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Marriage News Watch

Anti-gay ‘Defense of Marriage Act’ more vulnerable than ever

Monday, April 9, 2012

The Obama administration changes course in the fight to overturn the federal Defense of Marriage Act. Signature gathering is about to start in Ohio. And voters in North Carolina say they support relationship recognition — so why are they also saying they’ll vote to take it away?

This week’s Marriage News Watch report is here:

A big change in the Obama administration’s position on the Defense of Marriage Act: At a hearing on Wednesday of last week, government attorney Stuart Delery said for the first time that the Department of Justice would not defend DOMA on any basis. Previously, the administration had indicated that there were some circumstances under which the anti-gay marriage law was constitutional. Not anymore.

Meanwhile Paul Clement, the lawyer hired by House Speaker John Boehner to defend the law, put forward some particularly weak arguments. His claim was that the government needs one uniform national standard for marriage. Mary Bonauto, the attorney from Gay and Lesbian Advocates and Defenders, pointed out that a national standard for marriage isn’t at issue — what’s at issue is the irrational exclusion of LGBTs from that standard.

There was a particularly poignant moment at the end of the hearing, when an attorney for the state of Massachusetts described how the state had to create a separate cemetery to inter LGBT veterans with their spouses. Currently, gay couples can’t be buried together in federal veterans’ cemeteries.

There are now nearly two dozen lawsuits involving DOMA. Just last week, Immigration Equality filed an additional lawsuit. The plaintiffs are married bi-national couples who face exile from the U.S. because the federal government won’t recognize them.

Also this week, a federal judge in San Francisco ruled that federal courts should not withhold insurance benefits from the spouses of LGBT employees. The case was brought by a court employee, legally married in 2008, who was told that his husband was not eligible for benefits because they’re a gay couple. Despite the favorable ruling, the case is still far from over. The Defense of Marriage Act still forces the federal government to apply discriminatory rules against gay couples. So for now, the court may have to reimburse the couple for their privately-purchased insurance.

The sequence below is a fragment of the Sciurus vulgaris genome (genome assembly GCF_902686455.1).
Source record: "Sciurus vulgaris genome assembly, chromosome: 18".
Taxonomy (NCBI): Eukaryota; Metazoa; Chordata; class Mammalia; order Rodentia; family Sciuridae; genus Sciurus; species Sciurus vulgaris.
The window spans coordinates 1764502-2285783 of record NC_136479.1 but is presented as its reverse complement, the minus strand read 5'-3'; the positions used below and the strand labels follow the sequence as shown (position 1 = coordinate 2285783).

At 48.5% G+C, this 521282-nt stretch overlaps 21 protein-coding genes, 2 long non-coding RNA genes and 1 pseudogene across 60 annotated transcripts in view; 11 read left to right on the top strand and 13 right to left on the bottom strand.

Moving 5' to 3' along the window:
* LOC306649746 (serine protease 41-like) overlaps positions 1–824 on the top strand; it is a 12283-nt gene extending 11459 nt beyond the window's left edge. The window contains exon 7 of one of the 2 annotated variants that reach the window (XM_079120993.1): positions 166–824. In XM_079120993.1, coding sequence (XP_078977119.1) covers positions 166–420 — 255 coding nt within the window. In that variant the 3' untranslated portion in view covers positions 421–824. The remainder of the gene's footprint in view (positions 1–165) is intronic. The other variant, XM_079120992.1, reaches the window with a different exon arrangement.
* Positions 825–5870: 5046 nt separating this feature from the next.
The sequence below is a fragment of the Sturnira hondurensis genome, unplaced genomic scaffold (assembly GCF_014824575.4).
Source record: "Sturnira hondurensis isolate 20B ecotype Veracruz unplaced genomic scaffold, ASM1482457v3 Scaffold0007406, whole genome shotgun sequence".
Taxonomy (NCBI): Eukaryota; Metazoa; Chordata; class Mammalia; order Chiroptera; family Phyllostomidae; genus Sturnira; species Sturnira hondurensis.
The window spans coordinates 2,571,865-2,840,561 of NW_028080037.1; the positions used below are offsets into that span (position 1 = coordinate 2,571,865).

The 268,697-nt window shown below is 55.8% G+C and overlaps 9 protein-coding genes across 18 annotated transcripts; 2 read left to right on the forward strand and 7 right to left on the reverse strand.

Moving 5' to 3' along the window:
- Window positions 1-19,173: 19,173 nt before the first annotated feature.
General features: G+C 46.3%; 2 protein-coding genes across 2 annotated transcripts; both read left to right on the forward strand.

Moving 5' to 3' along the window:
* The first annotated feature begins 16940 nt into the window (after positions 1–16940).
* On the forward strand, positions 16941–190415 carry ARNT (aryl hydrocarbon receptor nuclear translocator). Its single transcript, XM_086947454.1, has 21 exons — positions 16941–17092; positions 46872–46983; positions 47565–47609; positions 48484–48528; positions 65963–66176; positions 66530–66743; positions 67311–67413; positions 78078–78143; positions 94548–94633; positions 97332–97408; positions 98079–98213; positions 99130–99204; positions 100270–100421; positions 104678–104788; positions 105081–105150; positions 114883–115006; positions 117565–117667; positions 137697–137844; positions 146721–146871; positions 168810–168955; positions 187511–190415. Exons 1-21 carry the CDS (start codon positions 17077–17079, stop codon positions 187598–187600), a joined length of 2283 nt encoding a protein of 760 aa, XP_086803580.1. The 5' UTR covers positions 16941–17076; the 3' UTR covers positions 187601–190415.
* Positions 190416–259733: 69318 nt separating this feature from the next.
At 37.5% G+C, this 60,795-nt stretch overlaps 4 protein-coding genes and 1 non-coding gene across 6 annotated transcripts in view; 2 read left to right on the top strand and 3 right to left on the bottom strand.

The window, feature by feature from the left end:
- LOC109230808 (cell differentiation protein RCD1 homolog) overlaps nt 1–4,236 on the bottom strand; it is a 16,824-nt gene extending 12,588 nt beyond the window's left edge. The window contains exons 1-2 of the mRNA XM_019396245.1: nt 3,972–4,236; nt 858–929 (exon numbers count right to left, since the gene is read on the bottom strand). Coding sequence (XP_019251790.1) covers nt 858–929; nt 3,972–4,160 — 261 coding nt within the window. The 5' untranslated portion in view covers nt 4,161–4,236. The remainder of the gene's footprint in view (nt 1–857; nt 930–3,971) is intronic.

Let’s look at some news from around the states.

In North Carolina, a new survey shows that six in ten voters support relationship recognition. But a majority still says they’ll vote for Amendment One, which would ban all forms of relationship recognition except heterosexual marriage. With about a month left before the May 8th vote, it’s clear that voters still don’t understand the dire consequences of Amendment One.

In Ohio, the state Attorney General has approved a proposed measure to overturn the state’s ban on marriage equality. Supporters can now begin gathering the nearly half-million signatures required to put the measure on the November ballot. And they have an important ally: the head of the Cleveland chapter of the NAACP has endorsed the effort. Meanwhile, the National Organization for Marriage has refused to back away from their leaked memos that reveal a plan to exploit African American and Latino communities. This week NOM continued their claim that the African-American community uniformly opposes marriage equality, refusing to acknowledge the ever-increasing number of pro-equality African-Americans.